ABSTRACT: Medicare and Medicaid do present significant funding challenges. This is because they reflect the costs of our health care system, which spends 2 ½ times what other advanced economies spend on average – and our health outcomes are worse. Obamacare takes initial steps to make our whole health care system more cost effective. One proposal to save money in Medicare is to raise the age at which one is eligible for coverage from 65 to say 67. This would save only $13 billion per year over 10 years and would only shift the cost for health insurance somewhere else.

Cuts to Medicaid mean that fewer low income individuals, primarily low income children and seniors, would have health insurance.

It is unfair and unnecessary to cut services and benefits for low income families and seniors when other options for reducing the deficit are available.

FULL POST: Medicare and Medicaid do present significant funding challenges. This is because they reflect the costs of our health care system, which spends over $7,500 per person per year. This is 2 ½ times what other advanced economies spend on average – and our health outcomes are worse. (See post of 12/9/11 for more details.)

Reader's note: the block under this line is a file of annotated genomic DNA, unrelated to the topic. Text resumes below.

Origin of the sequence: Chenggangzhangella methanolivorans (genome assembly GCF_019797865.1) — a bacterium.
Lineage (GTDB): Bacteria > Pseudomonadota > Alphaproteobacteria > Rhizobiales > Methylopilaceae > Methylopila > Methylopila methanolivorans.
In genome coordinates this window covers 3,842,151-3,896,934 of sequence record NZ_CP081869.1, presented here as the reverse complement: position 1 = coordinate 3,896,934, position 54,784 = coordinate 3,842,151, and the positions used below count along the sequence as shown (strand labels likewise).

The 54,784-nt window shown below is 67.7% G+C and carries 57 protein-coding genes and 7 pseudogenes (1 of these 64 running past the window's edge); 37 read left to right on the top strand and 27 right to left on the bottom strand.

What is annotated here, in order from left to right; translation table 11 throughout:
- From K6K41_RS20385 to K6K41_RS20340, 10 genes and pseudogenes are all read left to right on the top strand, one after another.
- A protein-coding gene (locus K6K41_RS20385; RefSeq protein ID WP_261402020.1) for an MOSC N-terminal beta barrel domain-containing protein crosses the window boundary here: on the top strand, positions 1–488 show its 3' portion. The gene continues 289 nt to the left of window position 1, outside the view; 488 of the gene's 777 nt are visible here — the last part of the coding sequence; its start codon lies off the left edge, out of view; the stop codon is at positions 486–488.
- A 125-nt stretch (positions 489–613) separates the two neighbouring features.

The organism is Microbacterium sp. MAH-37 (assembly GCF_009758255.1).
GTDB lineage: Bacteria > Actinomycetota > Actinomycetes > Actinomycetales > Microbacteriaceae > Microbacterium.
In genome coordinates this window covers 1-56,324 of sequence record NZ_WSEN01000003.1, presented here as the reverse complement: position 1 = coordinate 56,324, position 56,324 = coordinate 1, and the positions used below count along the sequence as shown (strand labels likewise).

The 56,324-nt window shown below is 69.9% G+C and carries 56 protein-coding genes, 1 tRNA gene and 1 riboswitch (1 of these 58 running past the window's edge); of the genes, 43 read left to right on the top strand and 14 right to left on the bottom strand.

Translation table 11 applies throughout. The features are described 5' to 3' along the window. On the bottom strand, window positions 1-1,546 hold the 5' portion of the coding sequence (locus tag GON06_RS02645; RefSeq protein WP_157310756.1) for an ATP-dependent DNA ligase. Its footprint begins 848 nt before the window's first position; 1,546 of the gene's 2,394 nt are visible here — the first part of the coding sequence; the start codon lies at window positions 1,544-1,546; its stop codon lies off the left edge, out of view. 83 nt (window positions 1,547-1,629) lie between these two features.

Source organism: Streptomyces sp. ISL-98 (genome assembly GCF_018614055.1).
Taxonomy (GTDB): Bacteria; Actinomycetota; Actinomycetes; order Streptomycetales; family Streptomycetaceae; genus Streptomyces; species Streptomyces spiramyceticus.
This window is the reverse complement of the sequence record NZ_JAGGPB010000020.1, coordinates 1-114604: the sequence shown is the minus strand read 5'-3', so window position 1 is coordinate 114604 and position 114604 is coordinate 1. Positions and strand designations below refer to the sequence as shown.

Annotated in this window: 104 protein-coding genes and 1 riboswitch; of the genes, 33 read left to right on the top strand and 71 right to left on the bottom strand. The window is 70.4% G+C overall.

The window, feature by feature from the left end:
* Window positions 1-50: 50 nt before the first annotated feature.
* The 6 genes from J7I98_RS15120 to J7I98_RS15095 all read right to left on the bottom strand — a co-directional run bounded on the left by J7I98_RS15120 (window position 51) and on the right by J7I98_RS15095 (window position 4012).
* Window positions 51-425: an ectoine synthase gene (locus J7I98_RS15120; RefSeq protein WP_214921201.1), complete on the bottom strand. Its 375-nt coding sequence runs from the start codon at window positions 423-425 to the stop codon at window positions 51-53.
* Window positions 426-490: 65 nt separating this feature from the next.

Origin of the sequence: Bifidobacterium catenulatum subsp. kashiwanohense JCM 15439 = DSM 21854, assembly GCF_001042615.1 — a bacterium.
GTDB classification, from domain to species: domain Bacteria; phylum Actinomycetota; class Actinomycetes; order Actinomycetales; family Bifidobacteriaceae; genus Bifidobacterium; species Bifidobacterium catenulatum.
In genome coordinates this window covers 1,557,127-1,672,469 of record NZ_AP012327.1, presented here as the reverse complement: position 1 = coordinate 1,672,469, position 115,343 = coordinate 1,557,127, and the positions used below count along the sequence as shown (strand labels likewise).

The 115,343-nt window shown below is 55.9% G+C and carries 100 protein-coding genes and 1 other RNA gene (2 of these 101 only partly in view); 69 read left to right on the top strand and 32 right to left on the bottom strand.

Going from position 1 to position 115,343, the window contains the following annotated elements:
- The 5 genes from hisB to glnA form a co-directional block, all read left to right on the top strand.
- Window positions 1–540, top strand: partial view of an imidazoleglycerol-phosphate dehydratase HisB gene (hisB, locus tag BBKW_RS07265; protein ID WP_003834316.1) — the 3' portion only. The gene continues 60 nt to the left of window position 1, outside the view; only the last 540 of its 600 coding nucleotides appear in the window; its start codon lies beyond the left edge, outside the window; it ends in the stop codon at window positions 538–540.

The real issue is the need to make our whole health care system more cost effective. Obamacare takes initial steps to do just that. It includes cuts in payments to Medicare health insurers and health care providers of $700 billion, requiring them to be more efficient, but not cutting any benefits to seniors. Nonetheless, during the 2012 campaigns, Republicans attacked this as a cut to Medicare, despite the fact that their Vice Presidential candidate, Paul Ryan, the chairman of the House Budget Committee, had included these cuts in his budget the previous two years. Ironically, Republicans have also taken steps to eliminate the cost control board created by Obamacare that is charged with limiting the growth of Medicare spending. [1]

President Obama has continued his efforts to reduce Medicare costs by proposing giving Medicare the right to negotiate with drug makers for lower prices. [2] The Veterans Administration and large health insurers already do this and save significant amounts of money, but President Bush’s Medicare drug benefit prohibited Medicare from doing so, providing a windfall to the pharmaceutical corporations.